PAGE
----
The Decemberists are a fascinating band. On the face of it, a fairly normal American indie-rock band with a touch of folk to them. Catchy, melodic, decent. But delve deeper into the five-piece’s six album-strong back catalogue and you’ll find a band with a depth and breadth few ever come close to. From eight-minute folklore operas about feuding mariners and three-part representations of an old Japanese story to a rich variety of musical styles and tones, they are full of off-the-cuff and out-of-the-ordinary surprises.
Their seventh album, ‘What a Terrible World, What a Beautiful World’, is a microcosm of that sentiment. On first listen it sounds dry. It sounds like the band have lost their charm, their idiosyncrasies and their ability to take the usual and twist into their own. They’ve been so generous with unique and interesting music over the last fifteen years, it wouldn’t be entirely surprising if the well had run dry.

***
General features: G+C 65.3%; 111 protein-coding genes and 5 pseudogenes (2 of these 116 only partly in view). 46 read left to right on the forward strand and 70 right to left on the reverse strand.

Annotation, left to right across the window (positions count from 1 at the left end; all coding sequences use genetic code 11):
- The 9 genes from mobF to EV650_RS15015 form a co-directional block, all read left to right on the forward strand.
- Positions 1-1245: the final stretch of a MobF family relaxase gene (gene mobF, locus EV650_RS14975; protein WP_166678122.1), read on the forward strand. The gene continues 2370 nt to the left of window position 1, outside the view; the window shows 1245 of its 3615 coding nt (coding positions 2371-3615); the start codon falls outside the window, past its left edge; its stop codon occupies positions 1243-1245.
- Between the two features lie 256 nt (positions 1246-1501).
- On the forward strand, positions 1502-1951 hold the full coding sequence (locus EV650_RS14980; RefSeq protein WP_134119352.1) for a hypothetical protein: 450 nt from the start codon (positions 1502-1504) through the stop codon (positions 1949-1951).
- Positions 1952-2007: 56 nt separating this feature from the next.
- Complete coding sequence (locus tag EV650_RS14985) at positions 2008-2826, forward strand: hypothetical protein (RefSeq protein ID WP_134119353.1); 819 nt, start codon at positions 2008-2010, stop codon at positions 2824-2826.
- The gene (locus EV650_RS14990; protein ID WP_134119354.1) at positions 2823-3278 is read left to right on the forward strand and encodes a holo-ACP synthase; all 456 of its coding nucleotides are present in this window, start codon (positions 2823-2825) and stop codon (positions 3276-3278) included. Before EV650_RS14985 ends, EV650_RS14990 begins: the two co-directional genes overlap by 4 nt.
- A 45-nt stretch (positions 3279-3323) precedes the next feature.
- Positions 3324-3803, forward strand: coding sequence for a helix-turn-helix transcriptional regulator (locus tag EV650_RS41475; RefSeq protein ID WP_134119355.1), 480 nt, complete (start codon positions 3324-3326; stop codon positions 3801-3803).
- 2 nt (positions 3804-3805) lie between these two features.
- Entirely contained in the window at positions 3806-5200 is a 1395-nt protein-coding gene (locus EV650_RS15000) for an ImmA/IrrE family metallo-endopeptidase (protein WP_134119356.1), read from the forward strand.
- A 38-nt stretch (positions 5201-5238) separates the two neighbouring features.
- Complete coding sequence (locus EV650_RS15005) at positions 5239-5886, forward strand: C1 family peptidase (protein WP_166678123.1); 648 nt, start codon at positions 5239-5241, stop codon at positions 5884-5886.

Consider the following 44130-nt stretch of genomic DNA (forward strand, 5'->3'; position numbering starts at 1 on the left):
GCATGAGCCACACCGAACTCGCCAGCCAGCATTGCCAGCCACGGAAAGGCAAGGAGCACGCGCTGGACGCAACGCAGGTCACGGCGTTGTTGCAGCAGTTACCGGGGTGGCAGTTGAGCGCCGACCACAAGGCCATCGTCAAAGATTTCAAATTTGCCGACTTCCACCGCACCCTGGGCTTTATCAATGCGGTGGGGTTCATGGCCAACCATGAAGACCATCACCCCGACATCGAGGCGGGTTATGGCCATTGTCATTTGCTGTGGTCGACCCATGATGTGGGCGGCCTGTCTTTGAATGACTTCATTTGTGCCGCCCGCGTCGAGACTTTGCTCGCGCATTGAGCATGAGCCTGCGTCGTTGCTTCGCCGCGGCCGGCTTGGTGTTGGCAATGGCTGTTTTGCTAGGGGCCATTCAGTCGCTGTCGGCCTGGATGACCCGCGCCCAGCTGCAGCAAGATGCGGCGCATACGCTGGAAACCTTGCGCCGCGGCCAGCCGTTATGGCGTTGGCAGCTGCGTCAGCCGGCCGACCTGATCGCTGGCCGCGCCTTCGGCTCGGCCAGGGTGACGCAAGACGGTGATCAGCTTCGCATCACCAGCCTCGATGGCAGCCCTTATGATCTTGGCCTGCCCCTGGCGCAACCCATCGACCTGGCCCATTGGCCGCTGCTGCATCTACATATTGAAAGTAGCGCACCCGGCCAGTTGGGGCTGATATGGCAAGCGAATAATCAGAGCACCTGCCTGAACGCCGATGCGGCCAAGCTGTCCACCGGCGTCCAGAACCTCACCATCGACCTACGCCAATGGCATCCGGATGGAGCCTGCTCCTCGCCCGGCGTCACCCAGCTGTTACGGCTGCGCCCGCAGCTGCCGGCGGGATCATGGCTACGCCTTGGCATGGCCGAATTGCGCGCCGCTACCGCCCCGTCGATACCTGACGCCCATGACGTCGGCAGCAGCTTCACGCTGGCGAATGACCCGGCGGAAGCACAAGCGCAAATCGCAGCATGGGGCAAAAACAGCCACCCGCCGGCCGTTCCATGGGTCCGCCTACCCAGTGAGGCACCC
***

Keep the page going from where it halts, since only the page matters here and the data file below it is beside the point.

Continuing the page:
But give the new record time and the subtleties that make The Decemberists such a valuable band start to appear. There’s no doubt the album lacks some of the invention and creativity the band used to boast – though there are hints of it – but their sound has been moving in a much more measured and settled way for several albums now. And it’s not to say this album doesn’t have its own qualities.
Singer Colin Meloy’s voice is a thing of beauty. It has a grate to it that gives it an addictive edge, but it’s warm and soothing too. His ability to write hooks is still as strong as ever, and the narrative prowess he has always made absolute use of is ever stirring. And even when The Decemberists are not at their most inventive, there is a reassuring energy to their music – from the immediately catchy ‘Cavalry Captain’ to the engaging ‘Mistral’. Plus, it is safe to assume, the longer you spend with this record and the deeper into it you sink, the greater it will grow.